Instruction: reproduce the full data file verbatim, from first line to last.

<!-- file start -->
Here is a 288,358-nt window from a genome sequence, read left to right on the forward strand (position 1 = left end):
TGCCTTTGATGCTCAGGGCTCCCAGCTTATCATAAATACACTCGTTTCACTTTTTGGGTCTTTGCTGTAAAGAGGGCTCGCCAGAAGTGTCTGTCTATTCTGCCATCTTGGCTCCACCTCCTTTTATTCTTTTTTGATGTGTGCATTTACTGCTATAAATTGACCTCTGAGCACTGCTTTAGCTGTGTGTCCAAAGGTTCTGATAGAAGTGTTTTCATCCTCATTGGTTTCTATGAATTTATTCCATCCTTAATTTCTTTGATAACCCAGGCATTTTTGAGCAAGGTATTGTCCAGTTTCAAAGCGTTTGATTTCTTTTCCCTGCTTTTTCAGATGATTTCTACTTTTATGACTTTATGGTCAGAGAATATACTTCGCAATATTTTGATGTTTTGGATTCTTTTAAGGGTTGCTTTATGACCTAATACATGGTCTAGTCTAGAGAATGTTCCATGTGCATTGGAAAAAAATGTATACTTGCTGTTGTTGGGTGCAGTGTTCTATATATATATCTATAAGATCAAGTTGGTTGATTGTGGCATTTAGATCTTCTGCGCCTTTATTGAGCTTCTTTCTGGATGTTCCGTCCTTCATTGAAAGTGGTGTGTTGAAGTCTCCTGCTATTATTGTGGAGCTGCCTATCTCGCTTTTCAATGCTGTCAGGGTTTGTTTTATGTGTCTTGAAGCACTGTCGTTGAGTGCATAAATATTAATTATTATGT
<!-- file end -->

Here is a 288,358-nt window from a genome sequence, read left to right on the forward strand (position 1 = left end):
TGCCTTTGATGCTCAGGGCTCCCAGCTTATCATAAATACACTCGTTTCACTTTTTGGGTCTTTGCTGTAAAGAGGGCTCGCCAGAAGTGTCTGTCTATTCTGCCATCTTGGCTCCACCTCCTTTTATTCTTTTTTGATGTGTGCATTTACTGCTATAAATTGACCTCTGAGCACTGCTTTAGCTGTGTGTCCAAAGGTTCTGATAGAAGTGTTTTCATCCTCATTGGTTTCTATGAATTTATTCCATCCTTAATTTCTTTGATAACCCAGGCATTTTTGAGCAAGGTATTGTCCAGTTTCAAAGCGTTTGATTTCTTTTCCCTGCTTTTTCAGATGATTTCTACTTTTATGACTTTATGGTCAGAGAATATACTTCGCAATATTTTGATGTTTTGGATTCTTTTAAGGGTTGCTTTATGACCTAATACATGGTCTAGTCTAGAGAATGTTCCATGTGCATTGGAAAAAAATGTATACTTGCTGTTGTTGGGTGCAGTGTTCTATATATATATCTATAAGATCAAGTTGGTTGATTGTGGCATTTAGATCTTCTGCGCCTTTATTGAGCTTCTTTCTGGATGTTCCGTCCTTCATTGAAAGTGGTGTGTTGAAGTCTCCTGCTATTATTGTGGAGCTGCCTATCTCGCTTTTCAATGCTGTCAGGGTTTGTTTTATGTGTCTTGAAGCACTGTCGTTGAGTGCATAAATATTAATTATTATGT